2. Continuous and spontaneous. Praise promptly. If you wait too long, it loses impact. Therefore, use small opportunities in daily work to recognize teams with personalized, authentic and honest praise. Also acknowledge your team’s good work when you get the opportunity at corporate events and business unit meetings. This will bond a team extraordinarily.
  3. Encouraged on a peer-to-peer basis. In cultures that encourage employees to celebrate each other, co-workers learn from each other’s success. It improves accountability – hence, higher productivity – and gives everyone’s honest feedback more value. And recognition creates recognition: A study conducted in Germany found 66% of employees agreeing with the statement: “If I get recognition, I would also like to give others recognition.”

Tips to introduce a culture of employee recognition for remote workers

  • Start your team meetings by recognizing a person who did outstanding work in the past week while working remotely.
  • Every Friday, think of three people who really helped you this week. Recognize them privately or publicly, based on your knowledge of what they prefer. (If you don’t know how they like to be recognized, ask.)
  • Find creative ways to make recognition special. For example, send a note through traditional mail.
  • If your team is fully remote, establish regular, optional virtual hangouts for your team members to connect socially. Use these times to encourage, support and praise your team.

Communication plays a key role in boosting remote employee recognition

Through your wide-ranging communication role as the eyes and ears of your organization, you become aware of work well done throughout the organization. This is integral to gathering information for employee publications, intranet, organizational website about employee matters, and other typical communication tasks. You can communicate about these good achievements and their long-term benefits in the realization that communication is vital for better employee recognition. Not only  that, communicating in this way will boost remote employee recognition.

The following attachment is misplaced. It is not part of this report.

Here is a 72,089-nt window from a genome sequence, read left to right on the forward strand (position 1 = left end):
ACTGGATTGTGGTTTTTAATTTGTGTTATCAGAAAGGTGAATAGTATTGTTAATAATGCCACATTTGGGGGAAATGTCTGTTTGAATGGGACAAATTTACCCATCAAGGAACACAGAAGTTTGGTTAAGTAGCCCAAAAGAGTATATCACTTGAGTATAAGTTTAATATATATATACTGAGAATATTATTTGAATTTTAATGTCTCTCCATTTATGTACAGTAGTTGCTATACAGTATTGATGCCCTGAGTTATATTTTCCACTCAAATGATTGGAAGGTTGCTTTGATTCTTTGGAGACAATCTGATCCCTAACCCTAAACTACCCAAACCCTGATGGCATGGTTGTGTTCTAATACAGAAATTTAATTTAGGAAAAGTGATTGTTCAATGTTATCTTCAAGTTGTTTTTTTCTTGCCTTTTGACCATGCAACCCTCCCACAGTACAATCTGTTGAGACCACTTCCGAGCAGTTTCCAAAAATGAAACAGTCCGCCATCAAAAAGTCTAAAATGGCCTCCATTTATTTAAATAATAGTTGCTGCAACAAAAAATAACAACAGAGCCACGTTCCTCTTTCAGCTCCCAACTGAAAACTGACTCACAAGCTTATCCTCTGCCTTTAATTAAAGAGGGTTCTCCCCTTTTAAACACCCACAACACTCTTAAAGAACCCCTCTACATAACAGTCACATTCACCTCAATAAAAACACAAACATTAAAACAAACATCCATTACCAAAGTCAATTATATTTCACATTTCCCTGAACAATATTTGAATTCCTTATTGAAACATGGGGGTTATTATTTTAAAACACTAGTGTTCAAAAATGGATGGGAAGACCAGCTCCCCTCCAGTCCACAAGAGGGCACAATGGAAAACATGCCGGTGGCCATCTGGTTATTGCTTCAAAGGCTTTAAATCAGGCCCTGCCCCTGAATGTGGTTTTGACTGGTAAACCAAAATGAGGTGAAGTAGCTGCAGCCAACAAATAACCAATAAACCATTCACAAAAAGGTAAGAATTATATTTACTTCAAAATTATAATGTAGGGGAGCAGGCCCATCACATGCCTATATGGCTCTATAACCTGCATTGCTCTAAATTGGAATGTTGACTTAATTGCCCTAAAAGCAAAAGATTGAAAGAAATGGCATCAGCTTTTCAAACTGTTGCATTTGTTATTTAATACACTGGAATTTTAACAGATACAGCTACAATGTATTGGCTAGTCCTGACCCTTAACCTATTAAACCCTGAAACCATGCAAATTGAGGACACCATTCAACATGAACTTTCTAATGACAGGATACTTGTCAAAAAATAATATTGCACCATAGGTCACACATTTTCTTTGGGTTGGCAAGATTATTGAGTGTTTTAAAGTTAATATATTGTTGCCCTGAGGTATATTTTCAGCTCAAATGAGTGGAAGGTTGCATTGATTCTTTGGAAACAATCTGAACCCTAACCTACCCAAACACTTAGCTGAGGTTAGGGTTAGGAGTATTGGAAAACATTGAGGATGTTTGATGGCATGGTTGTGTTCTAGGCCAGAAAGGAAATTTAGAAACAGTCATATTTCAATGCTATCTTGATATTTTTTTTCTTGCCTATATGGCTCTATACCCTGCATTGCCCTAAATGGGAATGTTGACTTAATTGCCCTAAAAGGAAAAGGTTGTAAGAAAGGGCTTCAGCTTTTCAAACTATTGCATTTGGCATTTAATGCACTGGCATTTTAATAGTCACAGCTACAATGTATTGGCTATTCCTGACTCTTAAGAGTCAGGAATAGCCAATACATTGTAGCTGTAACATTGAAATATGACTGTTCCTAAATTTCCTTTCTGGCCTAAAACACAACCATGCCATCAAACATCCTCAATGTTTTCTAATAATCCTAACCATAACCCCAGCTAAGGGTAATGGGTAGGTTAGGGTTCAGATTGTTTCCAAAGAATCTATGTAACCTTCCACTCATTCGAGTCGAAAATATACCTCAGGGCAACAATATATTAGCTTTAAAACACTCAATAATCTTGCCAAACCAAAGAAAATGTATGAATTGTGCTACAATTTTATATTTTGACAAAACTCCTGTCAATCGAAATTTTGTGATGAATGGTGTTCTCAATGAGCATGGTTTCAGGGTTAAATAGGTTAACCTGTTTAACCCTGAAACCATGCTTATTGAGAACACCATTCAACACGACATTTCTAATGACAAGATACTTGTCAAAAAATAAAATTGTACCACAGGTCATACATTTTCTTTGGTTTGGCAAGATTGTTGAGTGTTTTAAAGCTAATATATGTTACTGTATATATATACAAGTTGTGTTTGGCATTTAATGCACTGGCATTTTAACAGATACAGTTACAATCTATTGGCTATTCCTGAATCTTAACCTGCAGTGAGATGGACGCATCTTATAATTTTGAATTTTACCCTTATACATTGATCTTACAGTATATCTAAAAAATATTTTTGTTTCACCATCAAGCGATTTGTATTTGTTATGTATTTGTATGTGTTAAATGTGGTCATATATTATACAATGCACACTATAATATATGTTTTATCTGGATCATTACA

1. Offer employee recognition ideas to help to drive formal and informal programs of employee recognition for individual employees and teams in remote and hybrid roles.
  2. Provide articles and photographs in employee publications, including videos for the intranet and social media, and occasionally in external media, about high-achieving employees.
  3. Produce guidance notes for managers so they can arrange informal online functions, where applicable, in which they thank the person or team for their work.
  4. Directly encourage managers and supervisors to spontaneously recognize employees for their efforts (giving them a ‘pat on the back’).
  5. Prepare a program which outlines the ways managers can build active peer-to-peer recognition within their areas of responsibility.
  6. Arrange photographs and certificates of the employees and their awards or similar, in internal newsletters, intranet, and even the organizational website when appropriate.
  7. Model the desired behavior.

In addition, you can communicate about the long-term benefits that come to high achievers in the remote workplace:

  1. Conduct interviews with the manager of your organization’s career advancement programs (probably your HR manager) so you can publicize these activities in the organizational intranet or Facebook.
  2. Include profiles of high-achieving WFH employees in recruitment features in print or online publications.
  3. List employees who have been promoted, proving that career advancement is possible from achieving good results in the remote workplace.
  4. Include a career management section on the organizational intranet, which summarizes all information and resources about career advancement.
  5. Ensure that top managers reinforce positive messages about high achievers and career advancement opportunities when they speak to remote employee teams.


Recognition for remote teams needs to be a permanent, up-to-date innovation. Remote working is in most organizations, and the pandemic (and future workplace disruptions) are likely to continue this trend. Leaders can use this experience now as an opportunity to develop digital employee cultures that support healthy, effective teams. By committing to the above actions, you will help your remote workers feel more engaged with more active employee recognition.

Kim Harrison

Kim J. Harrison has authored, edited, coordinated, produced and published the material in the articles and ebooks on this website. He brings his experience in professional communication and business management to provide helpful insights to readers around the world. As he has progressed through his wide-ranging career, his roles have included corporate affairs management; PR consulting; authoring many articles, books and ebooks; running a university PR course; and business management. Kim has received several international media relations awards and a website award. He has been quoted in The New York Times and various other news media, and has held elected positions with his State and National PR Institutes.

Content Authenticity Statement. AI is not knowingly used in the writing or editing of any content, including images, in these newsletters, articles or ebooks. If AI-produced content is contained in any published form in future, this will be reported to readers.